Gastroparesis is a chronic (long-lasting) condition in which your stomach cannot empty itself of food in the normal way.
Typical symptoms include feeling sick or full when eating, bloating, and weight loss (see What are the symptoms? below).
The cause is not a blockage, but thought to be a problem with the nerves or muscles controlling the emptying of the stomach. If the nerves are damaged, the muscles of your stomach and intestines do not work properly and the movement of food is slowed.
In many cases, the cause is unknown – this is known as idiopathic gastroparesis.
When the cause of gastroparesis is known, it is usually poorly controlled diabetes. The nerves to the stomach can be damaged by constantly high levels of blood glucose. Therefore if you have diabetes, it's important to keep your blood glucose levels under control.
Gastroparesis can also be a complication of some types of surgery, such as a gastrectomy (removal of part of the stomach).
Other possible causes are:
The main symptoms of gastroparesis are:
These symptoms can be mild or severe, and tend to come and go.
If you think you may have gastroparesis you must see your doctor, as it can lead to dangerous complications, including:
To diagnose gastroparesis, your doctor will listen to your symptoms and medical history, and may order some blood tests.
You may be referred to hospital for the following diagnostic tests:
Gastroparesis cannot usually be cured, but dietary changes and medical treatments can help you control the condition. These measures are summarised below.
You may find these tips helpful:
Also, try avoiding:
The follow medication may help to improve your symptoms:
More severe cases of gastroparesis can also be treated by injecting botulinum toxin (Botox) into the valve between your stomach and small intestine, to relax it and keep it open for a longer period of time so food can pass through.
The injection is given via an endoscope (thin flexible tube), which is passed down your throat and into your stomach.
This is a fairly new treatment that has had mixed results so far.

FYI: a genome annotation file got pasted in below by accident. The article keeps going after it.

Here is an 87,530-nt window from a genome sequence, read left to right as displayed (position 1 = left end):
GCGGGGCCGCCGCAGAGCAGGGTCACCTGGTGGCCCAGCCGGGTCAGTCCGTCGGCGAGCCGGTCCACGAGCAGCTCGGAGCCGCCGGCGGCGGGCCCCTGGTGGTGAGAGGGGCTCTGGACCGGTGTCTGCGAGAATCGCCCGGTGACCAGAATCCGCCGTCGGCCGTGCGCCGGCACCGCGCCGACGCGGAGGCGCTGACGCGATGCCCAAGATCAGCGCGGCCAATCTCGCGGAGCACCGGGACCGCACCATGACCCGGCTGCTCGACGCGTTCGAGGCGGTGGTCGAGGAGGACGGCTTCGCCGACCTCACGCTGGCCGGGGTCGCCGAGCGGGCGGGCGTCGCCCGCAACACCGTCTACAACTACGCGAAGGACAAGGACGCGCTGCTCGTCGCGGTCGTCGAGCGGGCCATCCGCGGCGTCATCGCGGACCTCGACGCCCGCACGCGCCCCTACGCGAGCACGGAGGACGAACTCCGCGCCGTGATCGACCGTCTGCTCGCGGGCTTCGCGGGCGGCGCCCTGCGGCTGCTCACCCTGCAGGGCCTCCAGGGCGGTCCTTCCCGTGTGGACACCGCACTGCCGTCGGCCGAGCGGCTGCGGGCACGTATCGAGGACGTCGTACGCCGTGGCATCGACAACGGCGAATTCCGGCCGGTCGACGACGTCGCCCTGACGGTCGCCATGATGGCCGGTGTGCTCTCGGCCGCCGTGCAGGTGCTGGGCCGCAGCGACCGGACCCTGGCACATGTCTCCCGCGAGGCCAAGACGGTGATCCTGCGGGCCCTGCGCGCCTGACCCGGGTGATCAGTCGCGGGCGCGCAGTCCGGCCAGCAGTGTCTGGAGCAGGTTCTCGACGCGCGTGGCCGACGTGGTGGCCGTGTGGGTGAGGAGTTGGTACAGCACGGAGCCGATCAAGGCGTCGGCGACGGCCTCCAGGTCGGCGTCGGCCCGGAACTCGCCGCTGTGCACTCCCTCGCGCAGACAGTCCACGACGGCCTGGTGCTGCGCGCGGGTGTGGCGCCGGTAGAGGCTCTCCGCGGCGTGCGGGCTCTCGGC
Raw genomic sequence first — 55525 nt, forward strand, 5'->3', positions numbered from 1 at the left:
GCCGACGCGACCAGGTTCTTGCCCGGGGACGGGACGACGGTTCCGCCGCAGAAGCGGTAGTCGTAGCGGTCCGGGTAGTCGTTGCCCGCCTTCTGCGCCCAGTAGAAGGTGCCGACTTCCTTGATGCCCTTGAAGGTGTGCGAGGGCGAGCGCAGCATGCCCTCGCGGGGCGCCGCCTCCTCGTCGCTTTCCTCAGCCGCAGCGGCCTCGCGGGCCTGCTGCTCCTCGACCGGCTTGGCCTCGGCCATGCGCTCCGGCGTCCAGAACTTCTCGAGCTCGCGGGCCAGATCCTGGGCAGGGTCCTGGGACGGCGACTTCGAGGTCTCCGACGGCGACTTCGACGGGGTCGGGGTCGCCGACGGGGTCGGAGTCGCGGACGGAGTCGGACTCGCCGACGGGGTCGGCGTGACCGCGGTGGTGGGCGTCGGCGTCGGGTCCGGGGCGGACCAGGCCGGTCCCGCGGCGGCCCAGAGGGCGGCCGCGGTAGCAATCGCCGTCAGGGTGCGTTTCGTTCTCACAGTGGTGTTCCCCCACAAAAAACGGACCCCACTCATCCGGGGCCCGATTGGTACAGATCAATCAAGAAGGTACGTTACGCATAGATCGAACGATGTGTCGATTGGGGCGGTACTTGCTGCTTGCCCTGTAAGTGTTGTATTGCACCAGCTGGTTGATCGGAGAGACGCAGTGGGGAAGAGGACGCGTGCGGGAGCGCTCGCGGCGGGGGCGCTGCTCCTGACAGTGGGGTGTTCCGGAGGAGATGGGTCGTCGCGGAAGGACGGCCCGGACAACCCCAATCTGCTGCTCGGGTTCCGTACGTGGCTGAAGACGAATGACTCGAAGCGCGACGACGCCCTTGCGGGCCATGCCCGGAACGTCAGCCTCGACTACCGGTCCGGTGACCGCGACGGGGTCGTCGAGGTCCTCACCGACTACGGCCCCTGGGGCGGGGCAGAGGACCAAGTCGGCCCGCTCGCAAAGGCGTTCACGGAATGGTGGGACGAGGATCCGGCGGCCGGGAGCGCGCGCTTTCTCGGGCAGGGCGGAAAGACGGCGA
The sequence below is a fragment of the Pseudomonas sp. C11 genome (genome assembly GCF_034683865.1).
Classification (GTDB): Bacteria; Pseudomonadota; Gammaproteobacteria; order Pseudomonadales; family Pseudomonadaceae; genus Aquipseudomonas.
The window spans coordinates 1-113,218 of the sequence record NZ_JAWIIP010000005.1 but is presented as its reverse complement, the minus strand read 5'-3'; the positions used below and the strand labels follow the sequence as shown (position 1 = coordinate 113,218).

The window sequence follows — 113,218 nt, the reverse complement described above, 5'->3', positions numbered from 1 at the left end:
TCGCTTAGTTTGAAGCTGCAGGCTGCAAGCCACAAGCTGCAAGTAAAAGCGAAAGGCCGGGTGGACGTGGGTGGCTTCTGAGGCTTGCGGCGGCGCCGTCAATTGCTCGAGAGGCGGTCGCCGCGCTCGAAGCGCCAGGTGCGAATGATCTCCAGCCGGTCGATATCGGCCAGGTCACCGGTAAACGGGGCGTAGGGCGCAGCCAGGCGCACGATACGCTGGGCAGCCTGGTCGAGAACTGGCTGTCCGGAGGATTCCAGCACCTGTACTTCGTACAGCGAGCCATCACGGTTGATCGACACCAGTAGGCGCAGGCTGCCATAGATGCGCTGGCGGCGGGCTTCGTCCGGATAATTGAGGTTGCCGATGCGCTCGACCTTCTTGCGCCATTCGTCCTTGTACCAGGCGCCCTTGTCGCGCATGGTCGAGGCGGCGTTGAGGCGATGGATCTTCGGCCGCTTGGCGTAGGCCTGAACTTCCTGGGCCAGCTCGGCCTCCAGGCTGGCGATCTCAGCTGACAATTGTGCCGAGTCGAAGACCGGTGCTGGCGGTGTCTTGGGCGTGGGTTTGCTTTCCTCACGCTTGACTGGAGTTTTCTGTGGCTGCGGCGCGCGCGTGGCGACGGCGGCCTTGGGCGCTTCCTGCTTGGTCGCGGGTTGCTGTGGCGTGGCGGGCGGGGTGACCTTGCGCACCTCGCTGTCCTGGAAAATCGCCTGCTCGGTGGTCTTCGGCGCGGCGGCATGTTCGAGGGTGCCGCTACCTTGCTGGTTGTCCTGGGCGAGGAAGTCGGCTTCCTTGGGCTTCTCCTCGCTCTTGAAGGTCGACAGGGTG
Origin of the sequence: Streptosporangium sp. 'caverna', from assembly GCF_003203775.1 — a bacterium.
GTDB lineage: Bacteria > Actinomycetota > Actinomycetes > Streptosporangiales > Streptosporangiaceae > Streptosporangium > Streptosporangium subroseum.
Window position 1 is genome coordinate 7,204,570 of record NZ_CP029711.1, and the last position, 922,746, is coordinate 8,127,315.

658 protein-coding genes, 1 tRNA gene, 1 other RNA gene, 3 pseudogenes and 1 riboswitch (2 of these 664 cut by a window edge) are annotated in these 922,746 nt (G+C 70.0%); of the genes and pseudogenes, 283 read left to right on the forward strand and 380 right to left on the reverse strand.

This fairly new treatment may be tried if dietary changes and medication don't improve your symptoms.
Under a general anaesthetic, a battery-operated device is surgically implanted into your body. This works a bit like a pacemaker.
The device is made up of a neurostimulator and two leads. The stimulating electrode of each lead is fixed to the muscle of your lower stomach and the connector end of each lead is attached to the neurostimulator, which is implanted under the skin of your tummy.
When the neurostimulator is turned on using a handheld external control, electrical impulses are delivered to the stomach. The rate and amplitude of stimulation can be adjusted.
There is a small chance of this procedure leading to infection, the device dislodging and moving, or a hole forming in your stomach wall, which would mean removing the device. Speak to your surgeon about these possible risks.
If you have extremely severe gastroparesis that is not improved with dietary changes and medication, you may benefit from a feeding tube.
Many different types of feeding tube are available – some only temporary, and others permanent.
A temporary feeding tube called a nasojejunal tube may be offered to you first, which is inserted through your nose to pass nutrients directly into your small intestine.
A feeding tube can also be inserted into your bowel surgically, via an incision made in your tummy. This is known as a jejunostomy. Liquid food containing nutrients can be poured into the tube, which goes straight to your bowel to be absorbed, bypassing your stomach.
Speak to your doctor about the risks and benefits of each type of feeding tube.
An alternative feeding method for severe gastroparesis is intravenous (parenteral) nutrition, where liquid nutrients are passed straight into your bloodstream via a catheter (a tiny flexible tube) that is fed into a large vein.
You may benefit from having a surgical procedure to create an opening between your stomach and small intestine, to allow food to move through more easily. This is known as a gastroenterostomy.
Your doctor will explain this procedure to you in detail, and explain the possible risks.
Important: Our website provides useful information but is not a substitute for medical advice. You should always seek the advice of your doctor when making decisions about your health.